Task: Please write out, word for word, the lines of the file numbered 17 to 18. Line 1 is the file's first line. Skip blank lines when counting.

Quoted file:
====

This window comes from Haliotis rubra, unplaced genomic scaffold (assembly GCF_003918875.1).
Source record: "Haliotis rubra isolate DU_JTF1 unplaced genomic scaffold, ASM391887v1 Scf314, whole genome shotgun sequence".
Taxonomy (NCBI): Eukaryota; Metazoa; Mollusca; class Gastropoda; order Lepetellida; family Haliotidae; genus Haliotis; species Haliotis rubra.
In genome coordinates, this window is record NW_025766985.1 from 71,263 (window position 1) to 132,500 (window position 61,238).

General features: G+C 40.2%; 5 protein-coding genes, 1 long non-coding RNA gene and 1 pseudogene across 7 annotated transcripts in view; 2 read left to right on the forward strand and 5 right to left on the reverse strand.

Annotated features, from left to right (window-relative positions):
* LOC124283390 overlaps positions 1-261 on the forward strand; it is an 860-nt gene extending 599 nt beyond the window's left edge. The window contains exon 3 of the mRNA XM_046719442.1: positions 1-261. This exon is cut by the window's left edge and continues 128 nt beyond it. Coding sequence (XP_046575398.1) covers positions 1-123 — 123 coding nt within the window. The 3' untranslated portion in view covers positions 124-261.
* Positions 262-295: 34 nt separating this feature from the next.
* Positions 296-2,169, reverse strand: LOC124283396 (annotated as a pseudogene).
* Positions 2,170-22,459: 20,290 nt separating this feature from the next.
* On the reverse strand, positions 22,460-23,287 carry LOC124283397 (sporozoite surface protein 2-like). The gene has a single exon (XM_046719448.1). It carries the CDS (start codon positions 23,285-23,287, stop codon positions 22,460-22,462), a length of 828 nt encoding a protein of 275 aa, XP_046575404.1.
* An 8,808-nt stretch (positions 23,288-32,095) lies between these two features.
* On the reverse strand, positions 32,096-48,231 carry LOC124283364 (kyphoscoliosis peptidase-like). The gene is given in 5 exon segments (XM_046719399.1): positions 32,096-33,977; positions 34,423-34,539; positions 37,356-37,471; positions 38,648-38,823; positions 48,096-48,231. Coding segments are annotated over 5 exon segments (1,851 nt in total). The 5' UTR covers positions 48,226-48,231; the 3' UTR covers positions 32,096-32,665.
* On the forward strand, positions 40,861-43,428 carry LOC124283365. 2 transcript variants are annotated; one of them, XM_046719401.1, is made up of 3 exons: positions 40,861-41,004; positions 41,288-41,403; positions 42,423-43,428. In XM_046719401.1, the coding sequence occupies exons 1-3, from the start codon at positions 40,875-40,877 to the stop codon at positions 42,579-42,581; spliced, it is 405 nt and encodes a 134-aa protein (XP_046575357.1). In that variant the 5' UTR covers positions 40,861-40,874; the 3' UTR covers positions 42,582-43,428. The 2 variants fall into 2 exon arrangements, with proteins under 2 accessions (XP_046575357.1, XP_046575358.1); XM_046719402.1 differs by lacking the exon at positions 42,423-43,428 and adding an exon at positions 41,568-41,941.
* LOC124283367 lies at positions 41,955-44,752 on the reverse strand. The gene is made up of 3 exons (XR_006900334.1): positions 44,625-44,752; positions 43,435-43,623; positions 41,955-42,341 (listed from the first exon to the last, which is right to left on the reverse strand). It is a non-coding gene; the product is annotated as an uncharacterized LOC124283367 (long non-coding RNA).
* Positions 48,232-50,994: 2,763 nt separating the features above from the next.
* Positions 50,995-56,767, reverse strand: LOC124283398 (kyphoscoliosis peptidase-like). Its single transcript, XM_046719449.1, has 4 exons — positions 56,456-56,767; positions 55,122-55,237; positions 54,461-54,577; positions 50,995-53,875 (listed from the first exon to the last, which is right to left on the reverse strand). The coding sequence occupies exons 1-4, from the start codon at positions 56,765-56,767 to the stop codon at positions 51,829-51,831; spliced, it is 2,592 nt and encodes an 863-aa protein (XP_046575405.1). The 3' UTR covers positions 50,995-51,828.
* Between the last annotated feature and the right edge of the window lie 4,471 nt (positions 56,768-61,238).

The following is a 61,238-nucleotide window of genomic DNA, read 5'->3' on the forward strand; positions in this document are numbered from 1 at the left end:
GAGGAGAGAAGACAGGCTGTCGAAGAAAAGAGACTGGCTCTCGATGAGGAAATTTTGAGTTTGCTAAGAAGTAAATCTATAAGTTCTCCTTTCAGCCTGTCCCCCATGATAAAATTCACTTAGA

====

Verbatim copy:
* Positions 50,995-56,767, reverse strand: LOC124283398 (kyphoscoliosis peptidase-like). Its single transcript, XM_046719449.1, has 4 exons — positions 56,456-56,767; positions 55,122-55,237; positions 54,461-54,577; positions 50,995-53,875 (listed from the first exon to the last, which is right to left on the reverse strand). The coding sequence occupies exons 1-4, from the start codon at positions 56,765-56,767 to the stop codon at positions 51,829-51,831; spliced, it is 2,592 nt and encodes an 863-aa protein (XP_046575405.1). The 3' UTR covers positions 50,995-51,828.
* Between the last annotated feature and the right edge of the window lie 4,471 nt (positions 56,768-61,238).